Zoom is leaking private information including email addresses and users photos, according to a report by VICE. The flaws in the video call app, which has enjoyed a surge in popularity following the implementation of strict social distancing rules in the UK, Europe and the United States, could allow some users to initiate video calls with strangers, the shocking new report claims.
Zoom, which is now being used by Prime Minister Boris Johnson to conduct cabinet and COBRA meeting from self-isolation after testing positive for COVID-19 – which has already infected some 25,000 in the UK and killed more than 1,800 people, typically groups contacts with the same email domain into a “Company Directory”. This is designed to make it easier to quickly search for a specific person from within the same organisation. You’ll be able to see their photo and email, then kickstart a video call with them.
That makes sense for a company that uses Zoom to keep the business connected.
However, the video call app has been grouping together people who signed up for the service with a personal email – like Gmail, VICE has reported. That means some users might be able to see the personal email addresses and photos of people with their same domain in their Company Directory – as Zoom mistakenly believes the personal email is a shared company address.
It’s unclear how widespread the problem is. Or how many personal email addresses are impacted by the problem.
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An affected user shared a screenshot with VICE that shows 995 accounts in the Company Directory – all of these are strangers who happen to use the same email address domain. This flaw means the user could see the email address, photo and launch into a video call with any of these users at the touch of a button.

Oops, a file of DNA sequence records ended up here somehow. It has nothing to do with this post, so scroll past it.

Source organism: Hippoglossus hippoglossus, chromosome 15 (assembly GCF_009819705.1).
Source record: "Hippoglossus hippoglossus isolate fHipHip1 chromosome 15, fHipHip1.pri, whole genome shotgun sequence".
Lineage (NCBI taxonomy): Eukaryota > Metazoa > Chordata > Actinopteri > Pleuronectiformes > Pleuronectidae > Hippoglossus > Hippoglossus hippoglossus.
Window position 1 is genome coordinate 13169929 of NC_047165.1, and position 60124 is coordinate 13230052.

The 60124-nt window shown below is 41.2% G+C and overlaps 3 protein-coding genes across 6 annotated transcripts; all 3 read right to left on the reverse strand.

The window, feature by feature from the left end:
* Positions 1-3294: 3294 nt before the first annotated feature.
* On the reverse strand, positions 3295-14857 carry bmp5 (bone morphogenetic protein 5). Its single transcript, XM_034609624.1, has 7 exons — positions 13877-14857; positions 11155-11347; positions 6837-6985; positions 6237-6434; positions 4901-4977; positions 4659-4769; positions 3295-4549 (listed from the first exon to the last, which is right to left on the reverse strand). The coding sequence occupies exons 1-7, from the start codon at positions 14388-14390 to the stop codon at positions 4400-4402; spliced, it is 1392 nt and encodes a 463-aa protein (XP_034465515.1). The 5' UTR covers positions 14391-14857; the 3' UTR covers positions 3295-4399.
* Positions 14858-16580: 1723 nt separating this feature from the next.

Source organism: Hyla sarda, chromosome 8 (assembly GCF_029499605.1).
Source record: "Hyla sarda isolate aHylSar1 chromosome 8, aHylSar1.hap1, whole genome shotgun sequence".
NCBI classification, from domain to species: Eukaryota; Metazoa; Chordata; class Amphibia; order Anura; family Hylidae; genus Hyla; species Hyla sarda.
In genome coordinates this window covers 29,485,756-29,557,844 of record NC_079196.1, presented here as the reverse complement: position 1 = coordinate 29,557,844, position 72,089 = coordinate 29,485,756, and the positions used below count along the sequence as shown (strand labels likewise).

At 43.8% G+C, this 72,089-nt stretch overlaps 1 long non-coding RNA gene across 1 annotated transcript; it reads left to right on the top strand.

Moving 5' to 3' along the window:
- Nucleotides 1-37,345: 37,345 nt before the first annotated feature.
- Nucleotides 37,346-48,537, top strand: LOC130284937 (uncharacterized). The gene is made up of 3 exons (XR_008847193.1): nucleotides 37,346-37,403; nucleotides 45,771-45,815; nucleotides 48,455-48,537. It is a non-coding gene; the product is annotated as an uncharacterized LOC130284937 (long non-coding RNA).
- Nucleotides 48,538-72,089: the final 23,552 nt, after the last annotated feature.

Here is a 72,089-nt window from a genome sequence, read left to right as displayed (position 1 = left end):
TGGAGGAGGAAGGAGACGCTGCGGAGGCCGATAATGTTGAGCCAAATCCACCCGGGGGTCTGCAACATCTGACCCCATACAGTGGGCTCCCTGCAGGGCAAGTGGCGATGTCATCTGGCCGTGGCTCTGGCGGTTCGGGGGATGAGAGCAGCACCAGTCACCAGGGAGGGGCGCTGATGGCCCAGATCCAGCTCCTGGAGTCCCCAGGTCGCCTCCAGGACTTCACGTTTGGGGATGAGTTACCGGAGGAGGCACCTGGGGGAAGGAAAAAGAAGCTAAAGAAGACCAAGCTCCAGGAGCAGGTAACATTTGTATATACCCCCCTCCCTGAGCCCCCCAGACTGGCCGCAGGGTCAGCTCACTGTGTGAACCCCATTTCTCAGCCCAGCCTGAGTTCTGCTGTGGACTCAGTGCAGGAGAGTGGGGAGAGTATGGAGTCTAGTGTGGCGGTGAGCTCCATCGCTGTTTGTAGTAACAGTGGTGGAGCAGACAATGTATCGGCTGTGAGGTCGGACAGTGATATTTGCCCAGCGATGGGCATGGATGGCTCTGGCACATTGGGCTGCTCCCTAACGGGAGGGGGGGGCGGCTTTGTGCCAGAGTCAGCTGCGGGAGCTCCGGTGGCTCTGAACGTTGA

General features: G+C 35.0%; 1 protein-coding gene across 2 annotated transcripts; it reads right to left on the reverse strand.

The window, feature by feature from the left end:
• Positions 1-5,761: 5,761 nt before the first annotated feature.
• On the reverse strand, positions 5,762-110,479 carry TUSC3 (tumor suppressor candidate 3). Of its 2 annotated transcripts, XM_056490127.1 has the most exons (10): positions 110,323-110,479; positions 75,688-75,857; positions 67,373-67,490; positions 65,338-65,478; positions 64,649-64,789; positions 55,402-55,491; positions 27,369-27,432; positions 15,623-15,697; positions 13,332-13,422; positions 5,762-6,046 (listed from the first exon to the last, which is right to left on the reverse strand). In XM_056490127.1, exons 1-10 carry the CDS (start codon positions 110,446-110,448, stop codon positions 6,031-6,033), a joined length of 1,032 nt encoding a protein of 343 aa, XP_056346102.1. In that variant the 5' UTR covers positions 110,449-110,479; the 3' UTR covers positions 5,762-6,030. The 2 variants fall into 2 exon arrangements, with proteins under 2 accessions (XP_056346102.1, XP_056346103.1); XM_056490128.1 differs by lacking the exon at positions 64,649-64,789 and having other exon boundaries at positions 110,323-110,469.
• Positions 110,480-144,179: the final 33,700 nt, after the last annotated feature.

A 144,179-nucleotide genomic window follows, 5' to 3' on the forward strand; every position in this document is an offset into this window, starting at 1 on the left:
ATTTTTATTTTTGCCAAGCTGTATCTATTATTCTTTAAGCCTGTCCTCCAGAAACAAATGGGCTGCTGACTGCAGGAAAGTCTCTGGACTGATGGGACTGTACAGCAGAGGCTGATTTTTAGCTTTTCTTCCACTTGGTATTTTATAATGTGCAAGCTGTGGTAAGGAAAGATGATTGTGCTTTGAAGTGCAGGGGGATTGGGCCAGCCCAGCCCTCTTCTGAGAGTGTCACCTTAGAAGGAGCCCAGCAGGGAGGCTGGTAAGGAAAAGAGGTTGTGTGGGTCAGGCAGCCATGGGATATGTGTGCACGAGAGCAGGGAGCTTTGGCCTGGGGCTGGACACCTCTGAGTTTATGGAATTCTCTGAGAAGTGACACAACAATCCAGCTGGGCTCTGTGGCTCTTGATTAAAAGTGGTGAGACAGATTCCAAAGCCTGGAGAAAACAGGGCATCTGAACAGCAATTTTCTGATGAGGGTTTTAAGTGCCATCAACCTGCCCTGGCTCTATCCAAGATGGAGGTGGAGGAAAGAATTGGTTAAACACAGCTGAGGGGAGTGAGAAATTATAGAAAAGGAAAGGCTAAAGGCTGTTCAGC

According to VICE, the problem was identified with the email domains xs4all.nl, dds.nl, and quicknet.nl, which are all popular email services from Dutch internet service providers. Zoom said it has now blacklisted those domains after VICE brought the problem with these providers to its attention.
“Zoom maintains a blacklist of domains and regularly proactively identifies domains to be added,” a Zoom spokesperson told VICE in a statement in the article.
Zoom has set-up a dedicated support page where users can request to have domains blacklisted. Zoom doesn’t group “publicly used domains including gmail.com, yahoo.com, hotmail.com, etc,” according to the support documentation. However, it appears that less common domains can still mistakenly be grouped together.
Zoom has had a patchy track record when it comes to the security of its users – something that has been thrown into the spotlight again following the spike in popularity as friends, colleagues and family look for ways to communicate online during the strict lockdown procedures in place across the globe right now.
Last July, researchers discovered that malicious websites could launch a Zoom video call on macOS machines without gaining permission from the user – letting people spy through the web-cam. The company quickly patched its software.
However, Check Point Research published a report back in January that highlighted another flaw in the video call service that could allow hackers to eavesdrop on your calls without you ever knowing. Crucially, Zoom video and audio calls aren’t end-to-end encrypted, unlike those made on WhatsApp or FaceTime, for example. This means the calls could be intercepted by hackers.
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